News and Opinions

Role models for gay youths. Where are they?

Written by lublub on . Posted in Youth

Hey everybody, take a good look around you…

Do you see anything positive about the gay community in the media? Do you see any real-life character that is publicly out, and who is an excellent example of a successful gay person (or at least a gay person who is happy and contented in life)?

No, right? There are none. This is at least true for the mainstream, mostly heterosexual, society in Singapore. Is it then unsurprising, that for most youths, part of their homophobia stems from the fact that to be gay is unthinkable? Because it seems like such a scary, unknown and helpless situation. Something that they cannot identify with in the mainstream media. People reject the unfamiliar after all.

Gay youths are often at a lost as to how to live their lives now that they know that they are different. There aren’t any guide books, or helpful resources in schools that will soothe their worries and affirm the normalcy of their feelings. Sexuality education does not touch on homosexuality at all. Teachers are perceived as the ’right’ role models to teach teenagers. However, by the decree of the government, they generally take on a homophobic stance despite their personal beliefs. Thus, many of us gay youths would feel apprehensive to approach teachers (even those who are obviously gay) for help and understanding. They are not the role models that they could potentially be, even though we desperately need them.

Same-sex school does not equate same-sex love

Written by Indu on . Posted in Youth

Taken from

Everyone knows about the reputation of various girls’ schools in Singapore. RGS turns out unmarriageable feminists. SCGS creates tai-tais. Nanyang girls are eccentric, and would probably become First Ladies. These accusations are mostly asinine, and rational people would know that.

But the biggest false accusation leveled at all these schools is the supposed belief that girls’ schools ‘creates’ lesbians. Is there any truth to this? Does coming from a girls’ schools ‘make’ you lesbian? Many of you would remember the CNA show ‘Get Rea!’, by Diana Ser, one of whose episodes focused on this very matter, and concluded that girls schools do make our girls ‘lesbian’.

Before refuting this theory outright, I’d like explore the environment in girls’ schools, and see what factors might have contributed to this misconception.


For me, being in a girls’ school was a liberating experience, after having to put up with dirty, rowdy [and very smelly] boys in primary school. Civilisation, at last! At least people here knew about deodorant, and didn’t think shouting profanities about each others’ private parts was funny.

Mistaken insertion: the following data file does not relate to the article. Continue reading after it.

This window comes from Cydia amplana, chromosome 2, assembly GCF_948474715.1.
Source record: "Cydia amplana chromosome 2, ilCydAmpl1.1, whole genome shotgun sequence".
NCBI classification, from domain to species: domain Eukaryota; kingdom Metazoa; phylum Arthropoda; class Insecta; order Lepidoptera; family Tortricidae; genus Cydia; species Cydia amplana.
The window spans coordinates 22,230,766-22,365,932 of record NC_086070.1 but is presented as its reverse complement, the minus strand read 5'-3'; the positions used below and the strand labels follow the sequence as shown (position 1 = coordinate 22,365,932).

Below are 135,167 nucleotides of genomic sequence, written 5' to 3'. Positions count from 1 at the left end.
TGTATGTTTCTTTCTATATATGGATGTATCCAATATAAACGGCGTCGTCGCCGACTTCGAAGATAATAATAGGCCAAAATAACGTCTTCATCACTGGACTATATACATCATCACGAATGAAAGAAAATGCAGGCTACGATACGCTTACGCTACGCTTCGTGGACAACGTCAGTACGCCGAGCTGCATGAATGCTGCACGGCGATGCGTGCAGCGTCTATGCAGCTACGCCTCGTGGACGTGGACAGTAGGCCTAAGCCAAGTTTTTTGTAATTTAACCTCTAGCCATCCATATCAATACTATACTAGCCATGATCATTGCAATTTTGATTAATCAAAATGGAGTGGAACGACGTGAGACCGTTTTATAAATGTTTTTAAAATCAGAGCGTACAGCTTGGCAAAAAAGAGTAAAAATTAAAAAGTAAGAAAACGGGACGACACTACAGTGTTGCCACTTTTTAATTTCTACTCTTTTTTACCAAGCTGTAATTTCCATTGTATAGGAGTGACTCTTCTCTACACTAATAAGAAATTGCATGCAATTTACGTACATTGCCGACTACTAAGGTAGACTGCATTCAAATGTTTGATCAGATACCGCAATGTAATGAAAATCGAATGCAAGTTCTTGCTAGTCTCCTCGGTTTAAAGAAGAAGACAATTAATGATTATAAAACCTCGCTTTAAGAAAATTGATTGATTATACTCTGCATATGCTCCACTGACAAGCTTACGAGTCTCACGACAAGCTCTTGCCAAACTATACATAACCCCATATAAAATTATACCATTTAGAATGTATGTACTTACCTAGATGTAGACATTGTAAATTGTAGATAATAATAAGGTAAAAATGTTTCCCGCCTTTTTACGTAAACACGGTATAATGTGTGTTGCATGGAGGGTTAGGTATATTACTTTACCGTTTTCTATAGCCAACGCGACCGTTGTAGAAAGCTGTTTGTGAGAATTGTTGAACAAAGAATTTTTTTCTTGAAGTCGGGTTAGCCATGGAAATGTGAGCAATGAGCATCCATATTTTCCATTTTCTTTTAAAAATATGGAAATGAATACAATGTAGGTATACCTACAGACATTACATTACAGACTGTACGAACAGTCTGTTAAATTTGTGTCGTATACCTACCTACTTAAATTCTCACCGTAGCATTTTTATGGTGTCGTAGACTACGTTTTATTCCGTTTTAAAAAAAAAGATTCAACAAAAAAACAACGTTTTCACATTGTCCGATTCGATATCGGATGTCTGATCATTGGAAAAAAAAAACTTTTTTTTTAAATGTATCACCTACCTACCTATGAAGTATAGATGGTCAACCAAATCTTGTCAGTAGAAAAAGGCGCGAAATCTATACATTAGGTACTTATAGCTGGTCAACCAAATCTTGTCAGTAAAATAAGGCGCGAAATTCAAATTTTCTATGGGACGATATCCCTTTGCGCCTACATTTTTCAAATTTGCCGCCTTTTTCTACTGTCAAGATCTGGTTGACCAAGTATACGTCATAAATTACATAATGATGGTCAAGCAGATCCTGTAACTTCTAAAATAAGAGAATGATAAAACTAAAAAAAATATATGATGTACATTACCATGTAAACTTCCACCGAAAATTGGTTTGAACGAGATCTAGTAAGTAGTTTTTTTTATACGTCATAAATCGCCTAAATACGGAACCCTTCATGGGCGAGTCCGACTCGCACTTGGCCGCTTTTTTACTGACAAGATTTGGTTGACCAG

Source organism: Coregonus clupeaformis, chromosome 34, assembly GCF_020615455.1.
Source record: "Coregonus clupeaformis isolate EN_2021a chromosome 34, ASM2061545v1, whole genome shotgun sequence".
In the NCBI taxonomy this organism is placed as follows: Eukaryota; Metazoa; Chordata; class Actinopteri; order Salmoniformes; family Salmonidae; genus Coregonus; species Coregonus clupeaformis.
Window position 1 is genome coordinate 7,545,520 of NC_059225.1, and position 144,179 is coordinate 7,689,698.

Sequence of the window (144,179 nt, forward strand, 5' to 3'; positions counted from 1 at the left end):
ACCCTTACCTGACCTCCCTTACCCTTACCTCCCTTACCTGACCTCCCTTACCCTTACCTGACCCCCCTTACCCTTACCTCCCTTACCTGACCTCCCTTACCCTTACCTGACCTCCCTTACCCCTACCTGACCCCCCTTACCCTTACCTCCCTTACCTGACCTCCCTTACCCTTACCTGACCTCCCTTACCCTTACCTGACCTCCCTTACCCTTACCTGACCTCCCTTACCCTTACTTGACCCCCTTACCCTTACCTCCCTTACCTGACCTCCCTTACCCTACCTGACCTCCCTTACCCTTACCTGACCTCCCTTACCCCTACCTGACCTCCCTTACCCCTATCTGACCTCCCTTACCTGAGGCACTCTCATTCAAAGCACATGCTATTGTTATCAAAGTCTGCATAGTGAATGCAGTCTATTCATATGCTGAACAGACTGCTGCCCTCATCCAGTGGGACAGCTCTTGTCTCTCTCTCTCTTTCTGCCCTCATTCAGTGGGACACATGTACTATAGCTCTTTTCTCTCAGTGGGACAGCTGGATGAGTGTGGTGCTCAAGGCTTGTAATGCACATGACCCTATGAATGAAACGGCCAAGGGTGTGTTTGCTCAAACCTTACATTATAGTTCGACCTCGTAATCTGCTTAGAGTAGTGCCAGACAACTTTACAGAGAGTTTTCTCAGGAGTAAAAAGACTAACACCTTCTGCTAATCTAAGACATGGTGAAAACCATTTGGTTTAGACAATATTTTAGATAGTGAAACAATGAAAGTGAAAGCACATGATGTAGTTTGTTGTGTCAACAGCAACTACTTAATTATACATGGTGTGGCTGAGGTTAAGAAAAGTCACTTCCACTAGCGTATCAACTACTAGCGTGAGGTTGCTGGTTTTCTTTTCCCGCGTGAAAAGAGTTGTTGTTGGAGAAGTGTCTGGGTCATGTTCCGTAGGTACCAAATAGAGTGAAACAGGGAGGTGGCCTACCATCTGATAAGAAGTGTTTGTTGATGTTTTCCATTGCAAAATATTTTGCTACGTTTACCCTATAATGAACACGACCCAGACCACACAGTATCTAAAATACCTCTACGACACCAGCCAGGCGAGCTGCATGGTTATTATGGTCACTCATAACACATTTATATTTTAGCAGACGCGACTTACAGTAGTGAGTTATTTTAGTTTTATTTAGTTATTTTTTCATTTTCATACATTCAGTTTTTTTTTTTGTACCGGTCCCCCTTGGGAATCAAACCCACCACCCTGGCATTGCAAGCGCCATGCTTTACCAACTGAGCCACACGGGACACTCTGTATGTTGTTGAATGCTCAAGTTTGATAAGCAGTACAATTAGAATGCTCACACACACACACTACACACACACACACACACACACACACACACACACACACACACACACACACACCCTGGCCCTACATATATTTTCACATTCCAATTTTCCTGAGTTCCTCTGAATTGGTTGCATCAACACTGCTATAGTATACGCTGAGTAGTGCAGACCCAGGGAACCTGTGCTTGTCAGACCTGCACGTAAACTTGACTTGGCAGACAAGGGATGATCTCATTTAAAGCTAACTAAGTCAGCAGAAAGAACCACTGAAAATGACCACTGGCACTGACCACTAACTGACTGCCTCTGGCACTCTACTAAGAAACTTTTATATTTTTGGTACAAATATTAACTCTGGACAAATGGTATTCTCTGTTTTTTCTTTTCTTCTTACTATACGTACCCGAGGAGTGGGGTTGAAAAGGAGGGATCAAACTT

Young Sappho

Written by Indu on . Posted in Youth

This is the introductory part of the monthly column on being a young queer girl, and coming out by pleinelune.

‘You are a lesbian? But you are so girly!’

‘No way. That’s just a phase most girls go through. Find yourself a nice boyfriend, and it will all go away.’

‘I told you that you should have gone to a mixed school. See how four years in a single-sex school has turned your head?’

‘What, the guys here are not manly enough for you?’

‘You have to stop this - this is not good for you. Girl-girl relationships never last.’

‘Don’t make me call your parents.’

Familiar phrases, familiar intonations. Lesbianism is not real. Gay relationships are bad. A young lesbian/bisexual girl goes through much of this in her coming out phase.

Not that coming out to oneself is any easier. Some of us know from the time we innocently held hands with our friend. Some of us, not until we realised that the kisses of our boyfriends were not as sweet as the ones stolen guiltily from that girl. Or until we realise we are checking out the girl next to the handsome hero, not him. Some of us don’t know at all, preferring to hide behind a veil of denial.

Not that our schoolmates are any help. They think lesbianism is something ugly girls do. They think it is just a phase, a girlish crush on an authority figure, quick to fade away when the first masculine figure appears on the scene.

Not that our parents help. We know they will probably kick us out if a whiff of our sexuality reaches them. Or take us to a doctor, pleading for a cure. We can’t bear to see the tears on our mothers’ faces, when they hear their daughters are’ different.

Who helps, then? Me, for one, as I take you on a journey across the choppy seas of being a young queer girl.

Buckle up.


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